A Case of Catatonia Secondary to Polysubstance Abuse and Acetaminophen Overdose

A Case of Catatonia Secondary to Polysubstance Abuse and Acetaminophen Overdose

To the Editor: Emergency departments have a high turnover of patients with substance abuse and/or dependence problems.1 Compared to the general population, this group has increased risk of suicidal ideation and attempts.2 We present a case of catatonia in the context of polysubstance abuse and acetaminophen overdose.

 

Case report. Mr A, a 41-year-old white man, was brought to the emergency department for medical evaluation in 2007. Earlier during the day, he was noticed "staring" outside a school. Police were called and they found him staring blankly, mute, and "very slow."

In the emergency department, he was lying on bed and staring at the ceiling. Vital signs were stable. He was mute and did not respond to questions or follow any commands. He had mildly dilated pupils, and sluggishly reacted to light. Resistance and rigidity on passive movements and hyperreflexia were noted. When the side rail dropped accidentally, he leaned over the side of bed in a slow motion and then returned back to lying position. Complete blood cell count, comprehensive metabolic panel, chest x-ray, and electrocardiogram revealed no abnormalities. Drug screen was positive for cannabis and cocaine. Computed tomography of the head revealed no abnormalities normal. Creatine kinase was 340 U/L.

The patient’s identity was established from his driver’s license, and his family was contacted. His history was significant for polysubstance dependence (cocaine, intravenous methamphetamine, cannabis, and alcohol) and multiple suicide attempts. He was hepatitis C positive, but had stopped treatment a year ago. Given the history of overdose, testing for serum acetaminophen level was requested; the level was found to be 213 µmol/L. He was treated with N-acetylcysteine and supportive measures. He continued to be in a catatonic state for the next 24 hours. Electroencephalogram showed diffuse slow waves but no epileptiform activity.

Catatonic signs started resolving after 36-48 hours, and he admitted to acetaminophen overdose following relapse of drug abuse. Liver enzymes peaked at an aspartate aminotransferase level of 7,170 U/L and an alanine aminotransferase level of 7,903 U/L. The transplant center was contacted, but he was considered a poor candidate given history of hepatitis C, polysubstance dependence, and multiple suicide attempts. Fortunately, liver function tests started to show improvement and the patient recovered without any complications.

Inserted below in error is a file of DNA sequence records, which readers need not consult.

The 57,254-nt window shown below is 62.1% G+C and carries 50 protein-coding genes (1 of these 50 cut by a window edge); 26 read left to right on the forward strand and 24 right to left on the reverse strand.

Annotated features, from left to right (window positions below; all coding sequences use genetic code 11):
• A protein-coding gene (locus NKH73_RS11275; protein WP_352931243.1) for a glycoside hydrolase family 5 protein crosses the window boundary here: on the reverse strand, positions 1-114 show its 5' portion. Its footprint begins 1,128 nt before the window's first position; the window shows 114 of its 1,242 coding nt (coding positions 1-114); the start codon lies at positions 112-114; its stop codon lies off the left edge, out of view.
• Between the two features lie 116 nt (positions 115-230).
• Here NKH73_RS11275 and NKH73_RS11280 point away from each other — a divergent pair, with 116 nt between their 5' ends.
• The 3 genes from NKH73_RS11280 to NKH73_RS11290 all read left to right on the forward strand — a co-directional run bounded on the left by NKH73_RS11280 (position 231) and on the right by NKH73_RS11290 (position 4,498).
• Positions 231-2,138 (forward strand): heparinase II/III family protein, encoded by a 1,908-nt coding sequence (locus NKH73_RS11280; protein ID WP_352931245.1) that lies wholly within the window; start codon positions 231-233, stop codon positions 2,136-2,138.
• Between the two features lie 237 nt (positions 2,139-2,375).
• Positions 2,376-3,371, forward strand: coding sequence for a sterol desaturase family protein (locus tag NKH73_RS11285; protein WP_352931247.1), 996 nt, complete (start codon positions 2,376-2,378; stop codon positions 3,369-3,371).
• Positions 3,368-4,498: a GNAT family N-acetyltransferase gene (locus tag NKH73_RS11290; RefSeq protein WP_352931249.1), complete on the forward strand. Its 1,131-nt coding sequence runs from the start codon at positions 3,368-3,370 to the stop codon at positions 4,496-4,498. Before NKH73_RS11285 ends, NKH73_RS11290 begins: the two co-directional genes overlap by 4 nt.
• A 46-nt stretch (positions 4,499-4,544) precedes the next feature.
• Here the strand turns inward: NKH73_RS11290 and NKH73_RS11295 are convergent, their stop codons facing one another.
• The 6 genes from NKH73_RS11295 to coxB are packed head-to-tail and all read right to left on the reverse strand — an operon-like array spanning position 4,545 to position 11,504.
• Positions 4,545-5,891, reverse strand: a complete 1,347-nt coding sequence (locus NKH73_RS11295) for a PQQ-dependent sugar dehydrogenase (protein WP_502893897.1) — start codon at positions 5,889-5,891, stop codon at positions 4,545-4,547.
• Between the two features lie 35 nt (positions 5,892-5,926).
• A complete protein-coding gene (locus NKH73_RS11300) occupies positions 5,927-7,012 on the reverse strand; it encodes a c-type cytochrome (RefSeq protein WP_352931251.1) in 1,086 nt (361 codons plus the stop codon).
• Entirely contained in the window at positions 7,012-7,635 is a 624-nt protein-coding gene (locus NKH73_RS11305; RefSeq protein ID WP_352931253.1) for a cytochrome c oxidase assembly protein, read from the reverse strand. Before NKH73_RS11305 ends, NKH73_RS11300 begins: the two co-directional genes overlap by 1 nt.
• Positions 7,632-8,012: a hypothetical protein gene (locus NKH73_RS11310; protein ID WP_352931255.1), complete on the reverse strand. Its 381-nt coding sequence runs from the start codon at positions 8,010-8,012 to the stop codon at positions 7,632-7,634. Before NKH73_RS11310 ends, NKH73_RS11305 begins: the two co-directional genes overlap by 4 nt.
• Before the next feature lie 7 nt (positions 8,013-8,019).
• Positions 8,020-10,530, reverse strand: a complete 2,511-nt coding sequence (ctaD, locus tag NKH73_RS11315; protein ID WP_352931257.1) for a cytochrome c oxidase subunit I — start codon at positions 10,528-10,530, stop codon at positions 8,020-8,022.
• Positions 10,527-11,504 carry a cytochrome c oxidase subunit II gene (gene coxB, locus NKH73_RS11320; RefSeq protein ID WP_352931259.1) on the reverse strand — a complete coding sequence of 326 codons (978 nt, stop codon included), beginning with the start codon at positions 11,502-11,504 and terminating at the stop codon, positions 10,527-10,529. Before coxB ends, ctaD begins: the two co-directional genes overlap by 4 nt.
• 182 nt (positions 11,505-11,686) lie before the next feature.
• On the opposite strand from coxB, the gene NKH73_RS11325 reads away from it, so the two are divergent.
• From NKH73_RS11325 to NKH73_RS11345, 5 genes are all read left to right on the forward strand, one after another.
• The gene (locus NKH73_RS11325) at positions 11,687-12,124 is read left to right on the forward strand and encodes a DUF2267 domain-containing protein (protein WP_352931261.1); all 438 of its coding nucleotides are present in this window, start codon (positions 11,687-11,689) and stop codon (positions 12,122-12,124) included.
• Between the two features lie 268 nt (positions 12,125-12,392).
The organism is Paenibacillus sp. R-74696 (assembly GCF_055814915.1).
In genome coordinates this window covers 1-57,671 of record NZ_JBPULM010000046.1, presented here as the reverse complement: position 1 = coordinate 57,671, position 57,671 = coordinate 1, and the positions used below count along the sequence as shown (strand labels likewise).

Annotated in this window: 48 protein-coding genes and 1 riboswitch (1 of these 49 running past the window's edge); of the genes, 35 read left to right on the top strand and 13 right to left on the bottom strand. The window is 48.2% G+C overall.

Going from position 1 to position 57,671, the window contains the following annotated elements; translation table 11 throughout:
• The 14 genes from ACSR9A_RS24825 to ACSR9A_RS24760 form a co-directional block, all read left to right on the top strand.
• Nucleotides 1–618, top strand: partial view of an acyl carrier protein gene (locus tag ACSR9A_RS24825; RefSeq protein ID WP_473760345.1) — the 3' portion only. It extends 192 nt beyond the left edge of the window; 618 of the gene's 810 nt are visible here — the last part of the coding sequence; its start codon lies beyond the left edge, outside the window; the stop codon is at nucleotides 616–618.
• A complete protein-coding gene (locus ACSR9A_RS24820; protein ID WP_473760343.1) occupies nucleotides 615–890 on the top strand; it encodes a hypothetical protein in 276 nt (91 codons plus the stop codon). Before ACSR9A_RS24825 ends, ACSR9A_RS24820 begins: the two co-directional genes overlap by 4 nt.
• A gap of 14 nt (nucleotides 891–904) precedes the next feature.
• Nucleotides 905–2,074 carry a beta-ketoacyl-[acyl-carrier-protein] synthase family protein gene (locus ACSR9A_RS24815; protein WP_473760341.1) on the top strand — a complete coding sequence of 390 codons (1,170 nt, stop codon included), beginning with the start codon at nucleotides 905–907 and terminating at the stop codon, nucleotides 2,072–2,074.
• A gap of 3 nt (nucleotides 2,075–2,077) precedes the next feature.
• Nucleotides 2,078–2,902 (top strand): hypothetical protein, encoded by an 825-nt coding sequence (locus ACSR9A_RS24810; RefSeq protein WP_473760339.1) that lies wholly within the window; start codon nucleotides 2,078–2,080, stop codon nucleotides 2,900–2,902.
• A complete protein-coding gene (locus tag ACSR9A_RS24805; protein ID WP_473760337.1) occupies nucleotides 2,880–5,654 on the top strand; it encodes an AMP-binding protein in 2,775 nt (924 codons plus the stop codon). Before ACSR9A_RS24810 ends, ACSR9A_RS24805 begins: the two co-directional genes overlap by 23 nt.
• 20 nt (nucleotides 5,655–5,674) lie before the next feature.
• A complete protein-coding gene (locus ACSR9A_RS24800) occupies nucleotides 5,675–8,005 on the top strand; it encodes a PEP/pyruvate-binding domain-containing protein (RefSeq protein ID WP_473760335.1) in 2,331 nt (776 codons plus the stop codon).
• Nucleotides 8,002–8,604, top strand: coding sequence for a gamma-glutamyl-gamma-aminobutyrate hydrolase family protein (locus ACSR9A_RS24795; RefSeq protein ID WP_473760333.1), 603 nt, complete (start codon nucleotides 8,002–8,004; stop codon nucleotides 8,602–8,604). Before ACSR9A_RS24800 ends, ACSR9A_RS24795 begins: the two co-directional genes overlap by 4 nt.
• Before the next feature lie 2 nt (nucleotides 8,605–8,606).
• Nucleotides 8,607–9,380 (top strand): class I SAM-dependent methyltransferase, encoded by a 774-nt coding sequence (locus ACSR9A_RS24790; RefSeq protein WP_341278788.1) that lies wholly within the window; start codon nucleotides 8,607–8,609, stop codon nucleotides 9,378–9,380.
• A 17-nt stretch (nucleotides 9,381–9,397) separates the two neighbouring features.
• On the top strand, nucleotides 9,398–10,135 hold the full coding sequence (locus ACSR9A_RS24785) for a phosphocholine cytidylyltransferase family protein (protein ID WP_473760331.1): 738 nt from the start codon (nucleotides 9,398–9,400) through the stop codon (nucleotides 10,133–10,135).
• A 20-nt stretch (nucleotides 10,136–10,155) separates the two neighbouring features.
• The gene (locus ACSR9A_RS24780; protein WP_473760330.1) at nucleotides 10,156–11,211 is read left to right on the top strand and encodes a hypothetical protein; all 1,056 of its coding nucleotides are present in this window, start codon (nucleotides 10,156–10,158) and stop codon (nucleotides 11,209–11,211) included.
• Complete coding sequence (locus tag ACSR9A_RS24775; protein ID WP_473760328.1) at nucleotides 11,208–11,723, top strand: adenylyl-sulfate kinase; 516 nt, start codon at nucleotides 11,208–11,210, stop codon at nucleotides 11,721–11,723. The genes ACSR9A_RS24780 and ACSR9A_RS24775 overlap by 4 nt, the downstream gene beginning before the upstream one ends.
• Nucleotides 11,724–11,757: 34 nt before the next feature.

Catatonia is characterized by motor and behavioral signs. DSM-IV-TR lists motor immobility, excessive purposeless motor activity, extreme negativism or mutism, peculiarities of voluntary movements, echolalia, and/or echopraxia as the signs of catatonia.3 Catatonic features are classified at 3 places in DSM-IV-TR: (1) as secondary to general medical condition, (2) as a subtype of schizophrenia, and (3) as a specifier for mood disorder.

Catatonic syndrome is seen in multiple conditions including infectious, metabolic, autoimmune, neurologic, psychiatric, and substance use disorders as well as with endocrinopathies. Neurotransmitters, especially dopamine, γ-aminobutyric acid and glutamate, are involved in the pathogenesis of catatonic signs. Substance intoxication/withdrawal is a well-known cause of catatonia, but the acetaminophen overdose, which was almost overlooked, could have been fatal.

Incidence of catatonia is difficult to estimate as many cases are unrecognized and difficult to differentiate from delirium, encephalopathy, and postictal state. The above case illustrates the importance of recognizing catatonia, undertaking a comprehensive history and physical examination, and judicial use of investigations to complete assessment and formulate a management plan. Supportive care and precautions to prevent medical complications such as deep venous thrombosis and aspiration pneumonia are vital. Intravenous and/or intramuscular lorazepam, intravenous divalproate, carbamazepine, topiramate, and electroconvulsive therapy have been used in prolonged catatonia.4

References

1. McGeary KA, French MT. Illicit drug use and emergency room utilization. Health Serv Res. 2000;35(1 pt 1):153-169. PubMed

2. Borges G, Walters EE, Kessler RC. Associations of substance use, abuse and dependence with subsequent suicidal behavior. Am J Epidemiol. 2000;151(8):781-789. PubMed

3. American Psychiatric Association. Diagnostic and Statistical Manual of Mental Disorders, Fourth Edition, Text Revision. Washington, DC: American Psychiatric Association; 2000.

4. Gross AF, Smith FA, Stern TA. Dread complications of catatonia: a case discussion and review of the literature. Prim Care Companion J Clin Psychiatry. 2008;10(2):153-155. PubMed

Durga Prasad Bestha, MD

dbestha@unmc.edu

Prasad Padala, MD

Author affiliations: Department of Psychiatry, University of Nebraska Medical Center, Omaha.

Potential conflicts of interest: Dr Padala has been on the speakers or advisory boards for Forest. Dr Bestha reports no potential conflict of interest relevant to the subject of this letter.
Funding/support: None reported.

Published online:February 18, 2010 (10.4088/PCC.09l00790ecr).

Prim Care Companion J Clin Psychiatry 2010;12(1):e1

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